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Advertisers should be grateful for a small bone TiVo tossed its way. The Alviso, Calif., company’s newest digital video recorder, TiVo Premiere, enables the viewer to touch the remote’s Advance button to turn a 30-second commercial into a drive-by skip lasting all of one second. Unlike fast forward, play resumes automatically. The function is cumulative, so pressing Advance in rapid-fire fashion empowers the user to take out a 3-minute block of ads for a 6-second spin.
Considering the way an unauthorized though readily available hack on earlier TiVo models rubbed out commercials utterly by leapfrogging them 30-seconds at a time, advertisers should be high-fiving each other. In today’s crowded ad space, getting even one second’s worth of attention represents creative possibilities.
Nevertheless, the new math is a challenge to advertisers. If they’re going to make any impression — let alone entice people to back up and play the commercial in its entirety — they must hook viewers in the time it takes to mouth “one-Mississippi.” So, it’s important that the product logo linger on screen for the duration of the commercial. Call it strategic placement, but it’s really survival placement since even when scanned at high velocity a static billboard can actually be noticed.
Already, brands like CBS have been able to leverage a relationship it has with TiVo in which TiVo’s thumbs-up icon sits atop the screen the entire length of promos for many of the network’s new series. Only households watching TV through TiVo see the overlays. Even at drive-by speed, it takes just a second for viewers to get the message that by pressing thumbs-up, the show will be recorded.
The TiVo-CBS partnership represents a remarkable shift from a decade ago when CBS along with movie studios sued SonicBlue, maker of ReplayTV, an early TiVo rival, for empowering DVR viewers to bypass the commercials without having to pick up the remote. ReplayTV models incorporated the Commercial Advance feature that used an algorithm able to identify silent black frames which typically bookended blocks of commercials. First seen on some VCRs, the feature worked reliably about 80 percent of the time. (It tended to skip whole scenes of Law & Order due to the show’s liberal use of black title bumpers and hushed audio that accompanied the show’s trademarked ka-bung.)
ReplayTV was easily the greatest consumer electronics product I ever brought home because it supplied the most precious gift of all – time. Experiencing 60 Minutes in 45 or fewer minutes without once touching the remote afforded me the opportunity to do the dishes, walk the dog or read the paper. (Alas, what I ended up doing mostly was watching more TV.)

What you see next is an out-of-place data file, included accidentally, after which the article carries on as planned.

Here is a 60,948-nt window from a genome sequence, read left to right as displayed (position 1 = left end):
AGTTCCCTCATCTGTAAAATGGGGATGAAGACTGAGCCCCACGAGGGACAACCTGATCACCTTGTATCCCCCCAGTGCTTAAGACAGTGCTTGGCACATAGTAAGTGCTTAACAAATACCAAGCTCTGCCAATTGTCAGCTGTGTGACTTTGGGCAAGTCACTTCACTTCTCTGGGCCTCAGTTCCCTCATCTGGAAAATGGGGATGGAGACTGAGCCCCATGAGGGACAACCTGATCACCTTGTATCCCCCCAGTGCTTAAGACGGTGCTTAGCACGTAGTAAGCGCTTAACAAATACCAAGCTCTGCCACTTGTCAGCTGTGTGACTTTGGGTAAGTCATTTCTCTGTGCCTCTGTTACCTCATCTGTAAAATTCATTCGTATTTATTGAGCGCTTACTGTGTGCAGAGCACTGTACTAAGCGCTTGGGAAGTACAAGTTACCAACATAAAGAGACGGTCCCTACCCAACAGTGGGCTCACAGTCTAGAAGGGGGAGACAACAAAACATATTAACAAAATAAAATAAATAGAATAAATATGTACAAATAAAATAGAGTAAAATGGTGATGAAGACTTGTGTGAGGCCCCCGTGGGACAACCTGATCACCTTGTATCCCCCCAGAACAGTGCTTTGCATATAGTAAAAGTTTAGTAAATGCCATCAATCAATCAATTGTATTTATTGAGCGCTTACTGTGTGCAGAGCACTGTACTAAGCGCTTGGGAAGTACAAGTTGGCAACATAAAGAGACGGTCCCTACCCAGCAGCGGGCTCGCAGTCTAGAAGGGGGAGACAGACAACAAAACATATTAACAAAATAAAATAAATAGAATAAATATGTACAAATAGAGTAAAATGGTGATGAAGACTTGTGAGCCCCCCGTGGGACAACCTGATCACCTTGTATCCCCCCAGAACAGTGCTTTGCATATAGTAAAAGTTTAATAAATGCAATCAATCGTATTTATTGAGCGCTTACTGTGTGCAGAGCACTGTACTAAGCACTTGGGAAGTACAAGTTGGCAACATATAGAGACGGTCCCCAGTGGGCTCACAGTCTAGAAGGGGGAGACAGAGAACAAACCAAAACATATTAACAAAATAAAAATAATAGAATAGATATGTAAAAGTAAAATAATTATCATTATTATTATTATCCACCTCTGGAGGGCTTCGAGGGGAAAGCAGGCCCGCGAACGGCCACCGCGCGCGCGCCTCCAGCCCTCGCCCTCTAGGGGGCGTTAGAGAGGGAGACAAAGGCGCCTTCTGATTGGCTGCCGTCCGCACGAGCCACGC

Broadcasters and studios weren’t so enamored. In their suit against SonicBlue, the plaintiffs claimed that the company was in effect repackaging its programs by auto bypassing the commercials. By 2003 the company was out of business, due as much from mounting legal bills as increased competition from cable and satellite operators who started offering their own DVRs with no up-front hardware costs. To placate its commercially-supported program suppliers, most cable operators offered fast forward but not a 30-second quick skip function.
TiVo needed to distinguish itself since its box was a tougher sell. Its DVR was sold, not rented, and there was a subscription separate from users’ cable bills. So, at the same time when Commercial Advance on ReplayTV pushed viewer empowerment to the extreme at the expense of the advertising community, TiVo, which was trying to balance its business model between selling services to broadcasters and attracting subscribers, came up with a compromise. It would ship the TiVo remote with fast forward but let users figure out how to reprogram the advance button for quick skip. Though there were no instructions in the TiVo manual, the code was widely available by searching the Internet. TiVo never disabled the function.
The introduction of TiVo Premiere brings users of the company’s newest DVR a nuanced form of quick skip that works right out of the box. Instead of commercials dissolving in milliseconds as you would expect from a hard drive’s random access capability, they stream by smoothly like a VCR fast-forwarding tape.
As a veteran TiVo user, I’m captivated by this hybrid quick skip that lets me spy what I’m missing and go back if something looks interesting. During the run-up to Election Day, I never once had the urge to view an attack ad. What does get my attention is a coming attraction for a movie or almost any big-budget commercial I hadn’t seen like Conan O’Brien in India for American Express. During Mad Men, I regularly hit the replay button upon spotting Unilever commercials for such products as Vaseline and Suave Shampoo that were being pitched at a Mad Men-like ad agency. With my previous TiVo model, I might have missed these contextually-appropriate commercials entirely to my regret.
Maybe the purveyors of commercials don’t appreciate the subtleties of skip the way DVR devotees do. But among marketers, the idea of advertising to a captive audience is a fading dream unless you count live tent pole events like the World Series or cinema-goers stuck in their seats awaiting the movie to start. At a time when 37 percent of U.S. households now have DVRs, viewers are increasingly likely to delay watching a show specifically to avoid commercial interruptions. Now, marketers are getting a break, albeit a subtle one best appreciated in the history of commercial skip.
Compared to vaporizing the commercials, cumulative drive-by quick skip is a win-win for advertisers and viewers alike.
TiVo user Michael Antonoff writes articles and hosts videos for the online retailer, B&H Photo. He was technology editor of Sound & Vision and a senior editor at Popular Science.
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